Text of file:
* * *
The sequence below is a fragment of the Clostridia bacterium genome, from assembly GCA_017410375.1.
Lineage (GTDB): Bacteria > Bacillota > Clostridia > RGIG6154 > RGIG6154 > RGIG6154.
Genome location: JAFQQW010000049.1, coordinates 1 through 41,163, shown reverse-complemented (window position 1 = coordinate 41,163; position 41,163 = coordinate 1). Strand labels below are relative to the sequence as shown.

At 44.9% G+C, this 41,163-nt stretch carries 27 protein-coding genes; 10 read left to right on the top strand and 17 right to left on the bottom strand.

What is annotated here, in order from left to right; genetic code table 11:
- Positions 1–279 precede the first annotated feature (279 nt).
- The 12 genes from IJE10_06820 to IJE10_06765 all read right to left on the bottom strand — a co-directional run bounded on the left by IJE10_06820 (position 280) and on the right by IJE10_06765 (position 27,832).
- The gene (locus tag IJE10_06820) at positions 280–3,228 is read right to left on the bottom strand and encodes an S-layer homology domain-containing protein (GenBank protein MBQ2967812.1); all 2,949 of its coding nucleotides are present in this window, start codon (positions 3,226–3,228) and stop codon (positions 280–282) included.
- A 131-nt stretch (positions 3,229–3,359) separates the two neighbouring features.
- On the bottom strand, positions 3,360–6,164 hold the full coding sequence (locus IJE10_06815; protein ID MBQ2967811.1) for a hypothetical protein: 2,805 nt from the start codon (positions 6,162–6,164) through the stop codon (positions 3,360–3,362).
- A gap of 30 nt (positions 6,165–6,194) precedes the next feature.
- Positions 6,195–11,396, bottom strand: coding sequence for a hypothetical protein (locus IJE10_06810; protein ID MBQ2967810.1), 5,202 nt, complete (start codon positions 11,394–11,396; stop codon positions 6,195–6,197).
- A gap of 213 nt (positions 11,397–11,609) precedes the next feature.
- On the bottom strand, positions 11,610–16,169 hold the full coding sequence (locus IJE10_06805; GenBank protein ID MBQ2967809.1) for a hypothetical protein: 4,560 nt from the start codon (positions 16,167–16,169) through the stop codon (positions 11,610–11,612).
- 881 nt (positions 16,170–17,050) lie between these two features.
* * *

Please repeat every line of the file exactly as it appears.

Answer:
The sequence below is a fragment of the Clostridia bacterium genome, from assembly GCA_017410375.1.
Lineage (GTDB): Bacteria > Bacillota > Clostridia > RGIG6154 > RGIG6154 > RGIG6154.
Genome location: JAFQQW010000049.1, coordinates 1 through 41,163, shown reverse-complemented (window position 1 = coordinate 41,163; position 41,163 = coordinate 1). Strand labels below are relative to the sequence as shown.

At 44.9% G+C, this 41,163-nt stretch carries 27 protein-coding genes; 10 read left to right on the top strand and 17 right to left on the bottom strand.

What is annotated here, in order from left to right; genetic code table 11:
- Positions 1–279 precede the first annotated feature (279 nt).
- The 12 genes from IJE10_06820 to IJE10_06765 all read right to left on the bottom strand — a co-directional run bounded on the left by IJE10_06820 (position 280) and on the right by IJE10_06765 (position 27,832).
- The gene (locus tag IJE10_06820) at positions 280–3,228 is read right to left on the bottom strand and encodes an S-layer homology domain-containing protein (GenBank protein MBQ2967812.1); all 2,949 of its coding nucleotides are present in this window, start codon (positions 3,226–3,228) and stop codon (positions 280–282) included.
- A 131-nt stretch (positions 3,229–3,359) separates the two neighbouring features.
- On the bottom strand, positions 3,360–6,164 hold the full coding sequence (locus IJE10_06815; protein ID MBQ2967811.1) for a hypothetical protein: 2,805 nt from the start codon (positions 6,162–6,164) through the stop codon (positions 3,360–3,362).
- A gap of 30 nt (positions 6,165–6,194) precedes the next feature.
- Positions 6,195–11,396, bottom strand: coding sequence for a hypothetical protein (locus IJE10_06810; protein ID MBQ2967810.1), 5,202 nt, complete (start codon positions 11,394–11,396; stop codon positions 6,195–6,197).
- A gap of 213 nt (positions 11,397–11,609) precedes the next feature.
- On the bottom strand, positions 11,610–16,169 hold the full coding sequence (locus IJE10_06805; GenBank protein ID MBQ2967809.1) for a hypothetical protein: 4,560 nt from the start codon (positions 16,167–16,169) through the stop codon (positions 11,610–11,612).
- 881 nt (positions 16,170–17,050) lie between these two features.